Wayne Taylor Racing wins second consecutive Rolex 24 at Daytona
DAYTONA BEACH, Fla. – Wayne Taylor Racing rebounded from a penalty Sunday to defend its Rolex 24 Hours at Daytona championship, winning the prestigious sports car event for the fourth time.
Kamui Kobayashi drove the No. 10 Cadillac for the race’s final three hours, winning by more than a minute over the No. 77 Mazda of Oliver Jarvis (who had started from the pole position in the 58th running of the endurance racing classic) in a record-breaking finish.
The winning entry completed 833 laps, smashing the previous lap record of 808 set in 2018. There were six caution flags as the smallest field (38 cars) in the race’s 59-year history set a blistering pace (particularly during a seven-hour green-flag run for seven hours overnight).
Kobayashi was teamed in the race for the second consecutive year with Renger van der Zande, and they were joined this year by five-time IndyCar champion Scott Dixon and new full-time driver Ryan Briscoe.
It was the third Rolex 24 win in the past four years for Wayne Taylor Racing, but it seemed in doubt when Briscoe committed a pit violation with five and a half hours remaining by missing a red light at the end of the pits during the race’s fourth caution. After serving a 60-second penalty, Briscoe fell from first to fourth, handing the lead to the No. 5 Cadillac.
But a fifth yellow put the car back on the lead lap, and Briscoe charged back to second on the 3.56-mile road course. He retook the lead during a pit stop, and Kobayashi drove it to victory lane.
The victory put team owner Wayne Taylor two short of Chip Ganassi’s record of six Rolex 24 overall wins. Taylor, who also won the race twice as a driver, was campaigning a car at Daytona without sons Jordan and Ricky for the first time in a decade.
“There are so many people -- this team, the drivers -- when they come into this little team of ours, they are so focused and so passionate about winning and fortunately we are really bad losers,” Taylor said. “I got to talk about Scott Dixon, Ryan Briscoe, Renger van der Zande and Kamui Kobayashi. I mean the guy is a superstar.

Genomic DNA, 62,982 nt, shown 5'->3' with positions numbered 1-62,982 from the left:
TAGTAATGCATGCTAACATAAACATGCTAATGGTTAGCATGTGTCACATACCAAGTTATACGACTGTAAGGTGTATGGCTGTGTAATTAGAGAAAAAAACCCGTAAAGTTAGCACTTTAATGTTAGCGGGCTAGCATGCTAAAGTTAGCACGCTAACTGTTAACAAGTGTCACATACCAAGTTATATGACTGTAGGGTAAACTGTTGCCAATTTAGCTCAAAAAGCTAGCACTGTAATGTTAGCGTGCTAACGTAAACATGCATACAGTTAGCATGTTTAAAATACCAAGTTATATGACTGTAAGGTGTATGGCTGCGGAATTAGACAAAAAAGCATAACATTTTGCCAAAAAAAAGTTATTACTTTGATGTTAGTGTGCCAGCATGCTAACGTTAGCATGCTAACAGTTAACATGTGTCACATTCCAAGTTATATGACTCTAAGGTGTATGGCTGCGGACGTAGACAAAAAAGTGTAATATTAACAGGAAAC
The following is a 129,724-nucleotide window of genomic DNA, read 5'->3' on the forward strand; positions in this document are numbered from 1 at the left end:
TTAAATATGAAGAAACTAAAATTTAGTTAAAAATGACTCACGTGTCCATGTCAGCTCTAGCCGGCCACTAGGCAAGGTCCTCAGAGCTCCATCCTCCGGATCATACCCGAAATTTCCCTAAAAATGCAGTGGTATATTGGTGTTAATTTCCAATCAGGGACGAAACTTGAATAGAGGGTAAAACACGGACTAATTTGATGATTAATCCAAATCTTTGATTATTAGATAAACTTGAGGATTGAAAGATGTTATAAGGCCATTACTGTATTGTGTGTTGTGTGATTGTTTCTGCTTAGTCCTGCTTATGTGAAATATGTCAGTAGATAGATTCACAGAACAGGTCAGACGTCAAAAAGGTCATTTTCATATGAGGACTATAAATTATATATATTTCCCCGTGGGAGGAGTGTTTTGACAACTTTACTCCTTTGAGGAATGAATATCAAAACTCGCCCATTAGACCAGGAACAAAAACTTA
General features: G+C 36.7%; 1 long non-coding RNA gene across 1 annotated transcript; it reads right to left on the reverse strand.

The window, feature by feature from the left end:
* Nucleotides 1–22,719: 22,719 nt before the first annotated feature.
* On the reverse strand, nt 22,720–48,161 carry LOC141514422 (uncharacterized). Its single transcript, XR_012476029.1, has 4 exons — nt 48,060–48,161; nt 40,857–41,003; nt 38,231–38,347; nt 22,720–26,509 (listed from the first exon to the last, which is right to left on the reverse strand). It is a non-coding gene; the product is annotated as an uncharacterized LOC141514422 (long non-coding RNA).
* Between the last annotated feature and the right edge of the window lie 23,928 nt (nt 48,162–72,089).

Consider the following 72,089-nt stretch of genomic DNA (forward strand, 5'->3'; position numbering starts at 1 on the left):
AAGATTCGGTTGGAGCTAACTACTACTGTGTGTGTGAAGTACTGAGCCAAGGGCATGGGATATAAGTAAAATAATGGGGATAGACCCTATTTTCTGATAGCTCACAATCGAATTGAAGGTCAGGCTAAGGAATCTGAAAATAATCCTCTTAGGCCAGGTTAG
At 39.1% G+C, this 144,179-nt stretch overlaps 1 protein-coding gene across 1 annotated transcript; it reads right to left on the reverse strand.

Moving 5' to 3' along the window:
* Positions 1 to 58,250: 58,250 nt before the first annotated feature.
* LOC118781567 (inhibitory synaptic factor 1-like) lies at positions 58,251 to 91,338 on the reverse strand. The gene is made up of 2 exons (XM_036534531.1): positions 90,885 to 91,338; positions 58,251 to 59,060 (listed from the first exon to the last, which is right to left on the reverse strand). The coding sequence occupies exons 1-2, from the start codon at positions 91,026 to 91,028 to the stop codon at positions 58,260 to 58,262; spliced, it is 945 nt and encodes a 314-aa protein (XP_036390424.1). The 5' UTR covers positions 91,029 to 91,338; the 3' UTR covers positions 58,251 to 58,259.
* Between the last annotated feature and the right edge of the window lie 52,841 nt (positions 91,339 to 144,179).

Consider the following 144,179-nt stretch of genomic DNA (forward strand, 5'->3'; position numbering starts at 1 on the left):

“I am so relieved, that’s the best way I can say it.”
In one of the race’s rare incidents, the No. 7 Acura of Team Penske was eliminated from contention when Harry Tincknell spun Helio Castroneves into a tire barrier in the Bus Stop section. Castroneves was steaming after the wreck, which occurred barely four hours into the race.
Through his AIM Vasser Sullivan Racing team struggled with a brake problem on its GTD entry, Kyle Busch was pleased by his Rolex 24 debut. The two-time NASCAR Cup champion finished the race in the No. 14 Lexus RC F GT3. It was his fourth turn behind the wheel, which included a triple-stint Sunday morning.
“It’s all fun,” Busch said in an interview on the NASCAR on NBC Peacock Pit Box. “I try to relish in the moment, have some fun it with. Just go out there and enjoy. Obviously we’re not racing for a class victory. so that’s a shame. but for what we are doing, we got a job to do, and that’s to go out there and run hard, race hard. I’ve pretty much given it everything I’ve got about every lap I’ve been out there. I’ve been putting up some decent times compared to (veteran teammate) Jack Hawksworth.”
Here were the winners in the other divisions:
LMP2: No. 81 ORECA LMP2 of DragonSpeed USA
GTLM: No. 24 BMW M8 GTE of BMW Team Rahal Letterman Lanigan Racing
GTD: No. 48 Lamborghini Huracan GT3 of Paul Miller Racing